Neurodivergence meets entrepreneurship: Emily


I recently had the pleasure of getting to know Emily who is a cat sitter in the Didsbury area. She very kindly agreed to share with me what it’s like to run your own business when you have a special educational need – a timely reminder that we all see the world in different ways. This is the first part in a series exploring what happens when neurodivergence meets entrepreneurship. 

Tell me a little about your business:

I’ve been a cat sitter for 7-8 years. I look after people’s cats in their own homes when they go away; this involves visiting the cat, making sure it has food and water and spending time with it so it isn’t lonely while the owners are gone. I have several regular clients whose cats I’ve looked after for years, which is really lovely. I live in Didsbury, so the majority of my clients are in this area.

What neurodivergence do you have?

I have ADHD, which I was only diagnosed with less than two years ago at the age of 41. It was such a validation to understand why I’d struggled my whole life with things that other people find so easy.

How does this impact you when running a business?

ADHD-ers can tend to be people pleasers and say yes without thinking, which I’ve definitely been guilty of. It can lead to taking on a lot of clients on the same day, so I can be running around from one house to another without much time to relax in-between.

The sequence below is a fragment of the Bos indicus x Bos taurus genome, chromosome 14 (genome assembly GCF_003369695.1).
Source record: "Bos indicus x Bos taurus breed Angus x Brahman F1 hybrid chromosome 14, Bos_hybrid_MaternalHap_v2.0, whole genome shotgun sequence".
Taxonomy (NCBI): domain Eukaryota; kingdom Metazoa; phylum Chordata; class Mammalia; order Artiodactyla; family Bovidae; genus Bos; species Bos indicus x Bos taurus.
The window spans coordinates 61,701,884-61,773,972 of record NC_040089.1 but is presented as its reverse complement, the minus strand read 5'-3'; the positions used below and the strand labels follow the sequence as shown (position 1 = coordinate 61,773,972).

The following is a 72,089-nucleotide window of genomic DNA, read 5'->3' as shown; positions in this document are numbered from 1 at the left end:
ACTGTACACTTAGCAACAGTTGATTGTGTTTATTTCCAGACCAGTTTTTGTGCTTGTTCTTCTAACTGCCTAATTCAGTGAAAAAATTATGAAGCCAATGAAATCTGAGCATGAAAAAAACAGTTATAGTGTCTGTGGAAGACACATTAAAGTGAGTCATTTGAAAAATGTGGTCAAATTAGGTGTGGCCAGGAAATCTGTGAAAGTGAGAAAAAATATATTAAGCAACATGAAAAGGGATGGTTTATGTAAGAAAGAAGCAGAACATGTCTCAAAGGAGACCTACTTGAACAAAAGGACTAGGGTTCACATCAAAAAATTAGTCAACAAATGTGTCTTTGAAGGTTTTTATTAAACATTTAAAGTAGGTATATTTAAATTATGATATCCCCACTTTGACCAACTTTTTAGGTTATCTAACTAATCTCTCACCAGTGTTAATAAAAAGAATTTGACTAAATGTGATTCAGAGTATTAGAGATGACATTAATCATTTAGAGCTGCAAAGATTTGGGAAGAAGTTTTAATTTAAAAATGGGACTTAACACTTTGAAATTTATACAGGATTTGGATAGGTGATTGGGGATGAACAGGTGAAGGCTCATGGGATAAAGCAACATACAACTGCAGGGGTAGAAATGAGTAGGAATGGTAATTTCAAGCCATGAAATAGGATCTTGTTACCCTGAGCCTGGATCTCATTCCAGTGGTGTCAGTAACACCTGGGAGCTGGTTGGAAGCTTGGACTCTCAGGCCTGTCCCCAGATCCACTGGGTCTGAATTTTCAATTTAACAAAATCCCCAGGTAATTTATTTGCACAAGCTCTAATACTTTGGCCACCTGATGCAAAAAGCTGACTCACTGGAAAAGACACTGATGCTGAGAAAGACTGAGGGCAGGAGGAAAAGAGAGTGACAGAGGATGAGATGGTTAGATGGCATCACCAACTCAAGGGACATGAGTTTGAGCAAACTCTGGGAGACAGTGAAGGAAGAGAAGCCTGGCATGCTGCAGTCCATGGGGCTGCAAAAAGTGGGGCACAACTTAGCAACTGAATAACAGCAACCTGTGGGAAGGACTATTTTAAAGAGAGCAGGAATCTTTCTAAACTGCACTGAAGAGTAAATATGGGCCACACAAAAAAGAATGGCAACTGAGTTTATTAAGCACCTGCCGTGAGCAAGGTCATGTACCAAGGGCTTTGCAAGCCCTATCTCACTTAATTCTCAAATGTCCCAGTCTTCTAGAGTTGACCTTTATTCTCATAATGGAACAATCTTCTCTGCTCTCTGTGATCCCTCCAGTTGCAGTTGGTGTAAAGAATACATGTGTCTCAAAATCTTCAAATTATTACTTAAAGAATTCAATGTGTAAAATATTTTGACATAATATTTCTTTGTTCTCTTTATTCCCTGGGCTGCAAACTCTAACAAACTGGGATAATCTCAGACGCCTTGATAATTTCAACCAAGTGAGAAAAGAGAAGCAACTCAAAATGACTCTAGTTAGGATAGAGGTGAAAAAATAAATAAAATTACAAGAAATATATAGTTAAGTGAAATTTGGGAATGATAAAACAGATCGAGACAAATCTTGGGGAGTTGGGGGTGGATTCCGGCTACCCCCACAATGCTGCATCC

I can also get a bit overwhelmed if I don’t have time to recharge, so I really have to keep an eye on how much work I take on to stop that from happening.


What would you say to someone with ADHD who is thinking of starting their own business?

Make sure it’s something that you’re genuinely interested in, rather than just a hyperfocus that may pass. It’s very common with ADHD-ers that we’ll fall for a new hobby, go all in and think that this is our true passion, only to get bored after a while when the newness/novelty wears off. For me, I’ve always LOVED cats, so I know it’s not something that’s just a phase.

Write down all your bookings/clients/meetings etc, so that you have it all visually in front of you. For me, a paper-based system is the best as digital organisers don’t really work for my brain, but that can be different for everyone. As long as you keep track of everything so that you know what you have on and when, that can help prevent burnout.

How could neurotypical people be more accommodating for you?

I guess for neurotypical people to be more accommodating, I would have had to be diagnosed a lot earlier. I could possibly have got more support in my workplaces and during my degree.

Some of my friends know that my timekeeping is atrocious (very common with ADHD-ers), so they know that I’ll usually show up later than planned, and don’t hold it against me. Others also know that I can be really sensitive to background noise, so certain environments are quite uncomfortable for me – so, for example, we may go for a walk together instead of sitting in a coffee shop.

But I think the main thing is if I’d been diagnosed earlier in my life, I could have been more accepting towards myself. From what I’ve heard from other neurodivergent people it’s actually the pressures we put on ourselves to conform that’s the most detrimental to our wellbeing.